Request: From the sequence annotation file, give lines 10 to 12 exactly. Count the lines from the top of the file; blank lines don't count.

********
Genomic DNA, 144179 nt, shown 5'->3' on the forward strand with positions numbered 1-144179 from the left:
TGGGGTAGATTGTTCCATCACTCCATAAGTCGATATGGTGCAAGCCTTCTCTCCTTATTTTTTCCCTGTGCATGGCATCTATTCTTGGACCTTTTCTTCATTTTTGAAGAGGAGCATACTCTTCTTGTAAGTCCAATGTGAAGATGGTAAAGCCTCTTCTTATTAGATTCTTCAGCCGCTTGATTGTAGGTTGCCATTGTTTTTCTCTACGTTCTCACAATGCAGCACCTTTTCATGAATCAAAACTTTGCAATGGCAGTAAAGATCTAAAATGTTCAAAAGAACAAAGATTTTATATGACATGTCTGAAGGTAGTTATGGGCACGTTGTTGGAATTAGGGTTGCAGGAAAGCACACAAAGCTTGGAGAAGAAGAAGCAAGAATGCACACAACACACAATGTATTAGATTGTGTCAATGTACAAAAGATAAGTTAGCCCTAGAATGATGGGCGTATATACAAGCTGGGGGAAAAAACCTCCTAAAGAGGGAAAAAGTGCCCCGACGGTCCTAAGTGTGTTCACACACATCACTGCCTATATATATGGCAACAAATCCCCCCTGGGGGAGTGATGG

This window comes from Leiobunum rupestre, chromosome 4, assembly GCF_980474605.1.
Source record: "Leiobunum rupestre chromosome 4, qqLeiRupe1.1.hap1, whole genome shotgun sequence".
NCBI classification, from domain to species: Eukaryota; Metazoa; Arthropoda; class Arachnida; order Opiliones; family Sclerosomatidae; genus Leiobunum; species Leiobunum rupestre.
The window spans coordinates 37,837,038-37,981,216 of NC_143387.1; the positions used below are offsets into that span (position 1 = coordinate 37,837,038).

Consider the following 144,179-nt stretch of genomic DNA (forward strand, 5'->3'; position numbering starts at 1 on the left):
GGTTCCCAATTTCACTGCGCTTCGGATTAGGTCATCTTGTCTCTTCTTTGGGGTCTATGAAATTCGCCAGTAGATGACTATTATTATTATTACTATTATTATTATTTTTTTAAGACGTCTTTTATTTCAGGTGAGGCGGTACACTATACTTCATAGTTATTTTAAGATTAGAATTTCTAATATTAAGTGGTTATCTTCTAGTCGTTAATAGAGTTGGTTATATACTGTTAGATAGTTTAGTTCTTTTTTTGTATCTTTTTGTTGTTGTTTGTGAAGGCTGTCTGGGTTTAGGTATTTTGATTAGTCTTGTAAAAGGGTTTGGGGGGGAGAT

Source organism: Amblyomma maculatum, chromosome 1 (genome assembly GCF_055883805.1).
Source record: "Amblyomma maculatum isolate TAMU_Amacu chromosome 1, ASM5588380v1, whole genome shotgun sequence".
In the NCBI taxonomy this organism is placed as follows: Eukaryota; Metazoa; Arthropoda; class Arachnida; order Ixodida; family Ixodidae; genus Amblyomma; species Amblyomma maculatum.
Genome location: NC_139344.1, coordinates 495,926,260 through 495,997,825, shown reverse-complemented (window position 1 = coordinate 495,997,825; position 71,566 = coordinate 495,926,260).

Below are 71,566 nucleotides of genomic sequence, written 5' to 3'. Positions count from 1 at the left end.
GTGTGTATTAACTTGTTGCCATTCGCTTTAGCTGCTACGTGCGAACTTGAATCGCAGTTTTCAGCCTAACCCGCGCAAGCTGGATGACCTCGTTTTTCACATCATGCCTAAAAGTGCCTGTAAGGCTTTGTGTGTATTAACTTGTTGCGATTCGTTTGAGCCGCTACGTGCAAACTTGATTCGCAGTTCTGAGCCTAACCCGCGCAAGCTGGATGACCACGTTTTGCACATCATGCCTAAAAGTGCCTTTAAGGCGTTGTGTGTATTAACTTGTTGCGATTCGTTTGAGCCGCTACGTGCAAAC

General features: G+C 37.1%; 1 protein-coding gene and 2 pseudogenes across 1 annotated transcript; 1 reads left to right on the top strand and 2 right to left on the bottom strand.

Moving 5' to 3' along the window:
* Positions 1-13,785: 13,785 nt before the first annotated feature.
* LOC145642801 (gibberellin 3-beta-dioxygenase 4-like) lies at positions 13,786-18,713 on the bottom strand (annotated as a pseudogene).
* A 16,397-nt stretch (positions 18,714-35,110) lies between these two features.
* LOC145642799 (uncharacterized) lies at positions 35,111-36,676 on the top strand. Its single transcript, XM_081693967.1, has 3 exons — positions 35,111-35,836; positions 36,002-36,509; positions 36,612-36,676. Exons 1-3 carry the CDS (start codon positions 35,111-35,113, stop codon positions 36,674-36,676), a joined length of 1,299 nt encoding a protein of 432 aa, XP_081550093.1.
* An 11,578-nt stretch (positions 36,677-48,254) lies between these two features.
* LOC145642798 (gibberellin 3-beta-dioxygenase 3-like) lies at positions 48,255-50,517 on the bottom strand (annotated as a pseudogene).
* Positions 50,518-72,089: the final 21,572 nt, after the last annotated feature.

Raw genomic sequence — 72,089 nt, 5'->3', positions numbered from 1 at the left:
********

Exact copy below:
Source record: "Amblyomma maculatum isolate TAMU_Amacu chromosome 1, ASM5588380v1, whole genome shotgun sequence".
In the NCBI taxonomy this organism is placed as follows: Eukaryota; Metazoa; Arthropoda; class Arachnida; order Ixodida; family Ixodidae; genus Amblyomma; species Amblyomma maculatum.
Genome location: NC_139344.1, coordinates 495,926,260 through 495,997,825, shown reverse-complemented (window position 1 = coordinate 495,997,825; position 71,566 = coordinate 495,926,260).